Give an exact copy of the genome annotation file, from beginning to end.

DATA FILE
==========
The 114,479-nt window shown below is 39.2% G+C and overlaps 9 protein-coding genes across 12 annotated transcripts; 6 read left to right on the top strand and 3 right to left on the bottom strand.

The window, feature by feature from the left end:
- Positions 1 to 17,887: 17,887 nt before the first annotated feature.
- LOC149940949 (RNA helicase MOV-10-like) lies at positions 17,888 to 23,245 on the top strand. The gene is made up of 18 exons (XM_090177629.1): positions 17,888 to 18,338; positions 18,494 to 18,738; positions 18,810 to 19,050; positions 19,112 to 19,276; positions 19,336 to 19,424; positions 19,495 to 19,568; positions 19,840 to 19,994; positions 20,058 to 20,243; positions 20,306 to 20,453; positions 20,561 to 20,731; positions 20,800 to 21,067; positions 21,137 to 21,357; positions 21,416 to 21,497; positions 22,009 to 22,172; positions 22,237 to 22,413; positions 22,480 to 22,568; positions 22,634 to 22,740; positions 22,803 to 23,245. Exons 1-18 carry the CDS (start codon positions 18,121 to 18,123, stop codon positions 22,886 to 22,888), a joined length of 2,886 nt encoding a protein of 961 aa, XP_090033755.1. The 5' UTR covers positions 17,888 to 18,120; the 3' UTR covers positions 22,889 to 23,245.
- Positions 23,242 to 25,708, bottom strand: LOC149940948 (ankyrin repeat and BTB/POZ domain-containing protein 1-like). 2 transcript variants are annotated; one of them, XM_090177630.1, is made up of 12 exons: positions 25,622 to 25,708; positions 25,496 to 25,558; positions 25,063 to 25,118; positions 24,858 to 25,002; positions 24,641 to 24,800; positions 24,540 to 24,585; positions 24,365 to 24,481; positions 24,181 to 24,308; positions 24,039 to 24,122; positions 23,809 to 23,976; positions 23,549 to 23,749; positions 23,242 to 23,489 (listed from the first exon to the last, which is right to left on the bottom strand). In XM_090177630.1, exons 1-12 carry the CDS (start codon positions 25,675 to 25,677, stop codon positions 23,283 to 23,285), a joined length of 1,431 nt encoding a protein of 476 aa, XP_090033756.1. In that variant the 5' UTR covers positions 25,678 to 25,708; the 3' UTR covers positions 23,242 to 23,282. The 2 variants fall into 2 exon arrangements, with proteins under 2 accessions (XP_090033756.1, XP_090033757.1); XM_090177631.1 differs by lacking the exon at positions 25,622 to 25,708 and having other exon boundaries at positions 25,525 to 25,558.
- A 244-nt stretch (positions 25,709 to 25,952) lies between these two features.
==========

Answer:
The 114,479-nt window shown below is 39.2% G+C and overlaps 9 protein-coding genes across 12 annotated transcripts; 6 read left to right on the top strand and 3 right to left on the bottom strand.

The window, feature by feature from the left end:
- Positions 1 to 17,887: 17,887 nt before the first annotated feature.
- LOC149940949 (RNA helicase MOV-10-like) lies at positions 17,888 to 23,245 on the top strand. The gene is made up of 18 exons (XM_090177629.1): positions 17,888 to 18,338; positions 18,494 to 18,738; positions 18,810 to 19,050; positions 19,112 to 19,276; positions 19,336 to 19,424; positions 19,495 to 19,568; positions 19,840 to 19,994; positions 20,058 to 20,243; positions 20,306 to 20,453; positions 20,561 to 20,731; positions 20,800 to 21,067; positions 21,137 to 21,357; positions 21,416 to 21,497; positions 22,009 to 22,172; positions 22,237 to 22,413; positions 22,480 to 22,568; positions 22,634 to 22,740; positions 22,803 to 23,245. Exons 1-18 carry the CDS (start codon positions 18,121 to 18,123, stop codon positions 22,886 to 22,888), a joined length of 2,886 nt encoding a protein of 961 aa, XP_090033755.1. The 5' UTR covers positions 17,888 to 18,120; the 3' UTR covers positions 22,889 to 23,245.
- Positions 23,242 to 25,708, bottom strand: LOC149940948 (ankyrin repeat and BTB/POZ domain-containing protein 1-like). 2 transcript variants are annotated; one of them, XM_090177630.1, is made up of 12 exons: positions 25,622 to 25,708; positions 25,496 to 25,558; positions 25,063 to 25,118; positions 24,858 to 25,002; positions 24,641 to 24,800; positions 24,540 to 24,585; positions 24,365 to 24,481; positions 24,181 to 24,308; positions 24,039 to 24,122; positions 23,809 to 23,976; positions 23,549 to 23,749; positions 23,242 to 23,489 (listed from the first exon to the last, which is right to left on the bottom strand). In XM_090177630.1, exons 1-12 carry the CDS (start codon positions 25,675 to 25,677, stop codon positions 23,283 to 23,285), a joined length of 1,431 nt encoding a protein of 476 aa, XP_090033756.1. In that variant the 5' UTR covers positions 25,678 to 25,708; the 3' UTR covers positions 23,242 to 23,282. The 2 variants fall into 2 exon arrangements, with proteins under 2 accessions (XP_090033756.1, XP_090033757.1); XM_090177631.1 differs by lacking the exon at positions 25,622 to 25,708 and having other exon boundaries at positions 25,525 to 25,558.
- A 244-nt stretch (positions 25,709 to 25,952) lies between these two features.